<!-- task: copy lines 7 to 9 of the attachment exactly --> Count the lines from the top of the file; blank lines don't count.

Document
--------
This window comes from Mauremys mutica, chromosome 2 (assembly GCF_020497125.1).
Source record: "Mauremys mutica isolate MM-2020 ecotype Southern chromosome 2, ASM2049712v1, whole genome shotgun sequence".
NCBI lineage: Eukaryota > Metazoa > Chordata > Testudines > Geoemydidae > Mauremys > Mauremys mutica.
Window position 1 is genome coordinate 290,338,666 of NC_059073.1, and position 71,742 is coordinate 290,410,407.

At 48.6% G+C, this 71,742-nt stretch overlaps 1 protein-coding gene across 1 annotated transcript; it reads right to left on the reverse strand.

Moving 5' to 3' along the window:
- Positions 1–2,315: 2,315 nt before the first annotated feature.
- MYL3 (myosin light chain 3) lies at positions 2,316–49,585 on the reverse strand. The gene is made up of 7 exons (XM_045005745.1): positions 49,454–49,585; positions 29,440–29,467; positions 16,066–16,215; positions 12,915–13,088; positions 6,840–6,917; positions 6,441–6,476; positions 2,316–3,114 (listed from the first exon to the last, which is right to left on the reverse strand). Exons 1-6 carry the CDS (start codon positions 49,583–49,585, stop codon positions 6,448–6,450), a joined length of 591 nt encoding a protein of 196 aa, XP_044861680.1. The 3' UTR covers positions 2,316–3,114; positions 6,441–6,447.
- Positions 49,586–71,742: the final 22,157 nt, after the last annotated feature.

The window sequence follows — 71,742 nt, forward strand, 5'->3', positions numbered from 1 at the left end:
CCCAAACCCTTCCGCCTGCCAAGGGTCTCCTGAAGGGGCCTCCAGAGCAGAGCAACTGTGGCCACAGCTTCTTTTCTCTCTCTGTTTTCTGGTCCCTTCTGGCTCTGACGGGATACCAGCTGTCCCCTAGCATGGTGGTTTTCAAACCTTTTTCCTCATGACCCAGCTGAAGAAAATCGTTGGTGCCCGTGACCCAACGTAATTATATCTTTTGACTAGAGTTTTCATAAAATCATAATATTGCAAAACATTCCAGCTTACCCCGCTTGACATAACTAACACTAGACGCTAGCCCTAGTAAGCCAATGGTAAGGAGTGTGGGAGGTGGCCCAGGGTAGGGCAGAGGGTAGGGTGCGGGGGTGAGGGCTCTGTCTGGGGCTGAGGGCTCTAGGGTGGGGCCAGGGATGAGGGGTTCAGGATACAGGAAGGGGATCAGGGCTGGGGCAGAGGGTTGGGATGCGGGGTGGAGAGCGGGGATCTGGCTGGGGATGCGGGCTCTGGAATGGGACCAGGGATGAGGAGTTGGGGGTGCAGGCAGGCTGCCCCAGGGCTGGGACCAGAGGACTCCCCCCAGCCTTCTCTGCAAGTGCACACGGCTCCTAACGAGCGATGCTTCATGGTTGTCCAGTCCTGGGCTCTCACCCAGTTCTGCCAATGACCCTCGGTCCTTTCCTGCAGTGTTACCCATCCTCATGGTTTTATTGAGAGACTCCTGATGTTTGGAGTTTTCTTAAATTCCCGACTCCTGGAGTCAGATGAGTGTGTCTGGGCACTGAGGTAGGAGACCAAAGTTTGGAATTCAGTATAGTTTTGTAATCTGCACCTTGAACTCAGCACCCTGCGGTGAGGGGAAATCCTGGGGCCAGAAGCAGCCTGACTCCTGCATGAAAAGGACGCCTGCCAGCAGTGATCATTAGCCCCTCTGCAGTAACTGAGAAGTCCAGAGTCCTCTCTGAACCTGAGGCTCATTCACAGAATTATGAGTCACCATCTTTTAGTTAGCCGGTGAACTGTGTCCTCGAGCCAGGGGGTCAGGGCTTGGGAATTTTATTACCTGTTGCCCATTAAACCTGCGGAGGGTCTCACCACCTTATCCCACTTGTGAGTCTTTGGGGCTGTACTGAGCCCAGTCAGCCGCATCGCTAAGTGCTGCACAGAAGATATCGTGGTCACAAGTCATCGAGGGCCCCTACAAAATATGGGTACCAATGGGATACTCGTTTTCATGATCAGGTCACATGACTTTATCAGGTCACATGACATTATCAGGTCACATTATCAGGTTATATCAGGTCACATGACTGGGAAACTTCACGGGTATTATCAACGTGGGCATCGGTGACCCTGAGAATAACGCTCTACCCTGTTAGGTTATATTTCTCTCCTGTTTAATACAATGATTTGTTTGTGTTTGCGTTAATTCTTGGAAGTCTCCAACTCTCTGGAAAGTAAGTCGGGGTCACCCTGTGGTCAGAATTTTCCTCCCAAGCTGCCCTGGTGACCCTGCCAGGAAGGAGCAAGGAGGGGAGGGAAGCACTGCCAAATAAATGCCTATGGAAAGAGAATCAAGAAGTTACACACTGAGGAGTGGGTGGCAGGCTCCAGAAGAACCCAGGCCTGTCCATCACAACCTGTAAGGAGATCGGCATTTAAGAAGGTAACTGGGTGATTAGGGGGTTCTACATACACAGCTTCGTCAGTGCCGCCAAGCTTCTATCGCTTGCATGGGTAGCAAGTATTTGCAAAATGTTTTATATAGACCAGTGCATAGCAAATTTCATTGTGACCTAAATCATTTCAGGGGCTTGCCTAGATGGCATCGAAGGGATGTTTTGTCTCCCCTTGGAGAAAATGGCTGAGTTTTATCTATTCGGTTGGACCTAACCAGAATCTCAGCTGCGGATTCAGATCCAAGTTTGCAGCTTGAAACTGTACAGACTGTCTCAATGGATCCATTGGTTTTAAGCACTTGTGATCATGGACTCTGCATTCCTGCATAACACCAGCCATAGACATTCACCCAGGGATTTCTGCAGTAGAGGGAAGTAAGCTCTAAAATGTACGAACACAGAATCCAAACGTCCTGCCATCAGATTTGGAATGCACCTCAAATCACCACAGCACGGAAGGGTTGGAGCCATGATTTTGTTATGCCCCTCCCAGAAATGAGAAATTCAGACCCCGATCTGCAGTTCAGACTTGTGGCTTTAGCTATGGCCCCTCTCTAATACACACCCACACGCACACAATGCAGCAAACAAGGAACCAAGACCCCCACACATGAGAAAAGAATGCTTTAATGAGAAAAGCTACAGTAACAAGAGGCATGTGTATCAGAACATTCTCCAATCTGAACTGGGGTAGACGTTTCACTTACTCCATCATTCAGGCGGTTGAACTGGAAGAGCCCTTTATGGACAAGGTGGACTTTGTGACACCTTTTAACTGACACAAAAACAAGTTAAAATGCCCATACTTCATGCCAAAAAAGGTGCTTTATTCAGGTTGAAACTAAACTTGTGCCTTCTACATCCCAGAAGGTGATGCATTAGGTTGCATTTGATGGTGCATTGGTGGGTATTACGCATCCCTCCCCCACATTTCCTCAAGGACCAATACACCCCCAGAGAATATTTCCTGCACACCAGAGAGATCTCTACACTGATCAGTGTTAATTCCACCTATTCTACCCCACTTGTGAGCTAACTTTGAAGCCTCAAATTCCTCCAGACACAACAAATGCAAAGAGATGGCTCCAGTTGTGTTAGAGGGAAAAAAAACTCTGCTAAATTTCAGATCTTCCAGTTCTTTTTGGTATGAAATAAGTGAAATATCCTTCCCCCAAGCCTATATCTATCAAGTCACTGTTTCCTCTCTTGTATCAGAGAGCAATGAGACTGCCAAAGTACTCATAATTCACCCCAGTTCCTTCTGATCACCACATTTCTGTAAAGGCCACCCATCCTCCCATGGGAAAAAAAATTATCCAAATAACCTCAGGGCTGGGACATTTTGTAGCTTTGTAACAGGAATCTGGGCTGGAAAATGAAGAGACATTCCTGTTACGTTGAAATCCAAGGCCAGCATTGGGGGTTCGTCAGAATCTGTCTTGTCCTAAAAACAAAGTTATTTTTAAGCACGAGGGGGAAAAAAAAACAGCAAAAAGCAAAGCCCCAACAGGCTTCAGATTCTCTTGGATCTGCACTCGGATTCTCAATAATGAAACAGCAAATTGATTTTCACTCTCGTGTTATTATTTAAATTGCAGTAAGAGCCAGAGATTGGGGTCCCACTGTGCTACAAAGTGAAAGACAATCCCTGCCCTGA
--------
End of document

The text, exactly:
- Positions 1–2,315: 2,315 nt before the first annotated feature.
- MYL3 (myosin light chain 3) lies at positions 2,316–49,585 on the reverse strand. The gene is made up of 7 exons (XM_045005745.1): positions 49,454–49,585; positions 29,440–29,467; positions 16,066–16,215; positions 12,915–13,088; positions 6,840–6,917; positions 6,441–6,476; positions 2,316–3,114 (listed from the first exon to the last, which is right to left on the reverse strand). Exons 1-6 carry the CDS (start codon positions 49,583–49,585, stop codon positions 6,448–6,450), a joined length of 591 nt encoding a protein of 196 aa, XP_044861680.1. The 3' UTR covers positions 2,316–3,114; positions 6,441–6,447.
- Positions 49,586–71,742: the final 22,157 nt, after the last annotated feature.